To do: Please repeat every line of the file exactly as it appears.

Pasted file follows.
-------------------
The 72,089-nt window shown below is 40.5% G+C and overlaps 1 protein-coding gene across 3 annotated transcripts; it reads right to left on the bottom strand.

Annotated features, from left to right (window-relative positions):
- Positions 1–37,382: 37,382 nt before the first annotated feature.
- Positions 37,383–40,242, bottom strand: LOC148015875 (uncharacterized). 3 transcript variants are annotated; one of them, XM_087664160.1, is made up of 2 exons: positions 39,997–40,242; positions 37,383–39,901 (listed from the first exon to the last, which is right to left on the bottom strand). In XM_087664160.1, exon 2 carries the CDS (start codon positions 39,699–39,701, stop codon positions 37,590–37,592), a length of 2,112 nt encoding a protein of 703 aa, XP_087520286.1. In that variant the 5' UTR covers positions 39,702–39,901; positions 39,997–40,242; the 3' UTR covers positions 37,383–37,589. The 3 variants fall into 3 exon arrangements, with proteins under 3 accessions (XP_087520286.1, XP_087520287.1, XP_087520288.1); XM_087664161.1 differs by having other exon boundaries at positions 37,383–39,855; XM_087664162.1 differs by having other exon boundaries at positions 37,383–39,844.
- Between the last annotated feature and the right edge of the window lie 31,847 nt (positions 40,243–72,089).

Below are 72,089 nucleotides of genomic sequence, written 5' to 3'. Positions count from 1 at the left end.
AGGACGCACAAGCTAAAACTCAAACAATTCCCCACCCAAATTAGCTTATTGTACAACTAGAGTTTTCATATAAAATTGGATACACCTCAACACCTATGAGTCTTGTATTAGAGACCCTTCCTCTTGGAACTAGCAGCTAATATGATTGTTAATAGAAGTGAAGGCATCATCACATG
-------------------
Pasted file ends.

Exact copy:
The 72,089-nt window shown below is 40.5% G+C and overlaps 1 protein-coding gene across 3 annotated transcripts; it reads right to left on the bottom strand.

Annotated features, from left to right (window-relative positions):
- Positions 1–37,382: 37,382 nt before the first annotated feature.
- Positions 37,383–40,242, bottom strand: LOC148015875 (uncharacterized). 3 transcript variants are annotated; one of them, XM_087664160.1, is made up of 2 exons: positions 39,997–40,242; positions 37,383–39,901 (listed from the first exon to the last, which is right to left on the bottom strand). In XM_087664160.1, exon 2 carries the CDS (start codon positions 39,699–39,701, stop codon positions 37,590–37,592), a length of 2,112 nt encoding a protein of 703 aa, XP_087520286.1. In that variant the 5' UTR covers positions 39,702–39,901; positions 39,997–40,242; the 3' UTR covers positions 37,383–37,589. The 3 variants fall into 3 exon arrangements, with proteins under 3 accessions (XP_087520286.1, XP_087520287.1, XP_087520288.1); XM_087664161.1 differs by having other exon boundaries at positions 37,383–39,855; XM_087664162.1 differs by having other exon boundaries at positions 37,383–39,844.
- Between the last annotated feature and the right edge of the window lie 31,847 nt (positions 40,243–72,089).

Below are 72,089 nucleotides of genomic sequence, written 5' to 3'. Positions count from 1 at the left end.
AGGACGCACAAGCTAAAACTCAAACAATTCCCCACCCAAATTAGCTTATTGTACAACTAGAGTTTTCATATAAAATTGGATACACCTCAACACCTATGAGTCTTGTATTAGAGACCCTTCCTCTTGGAACTAGCAGCTAATATGATTGTTAATAGAAGTGAAGGCATCATCACATG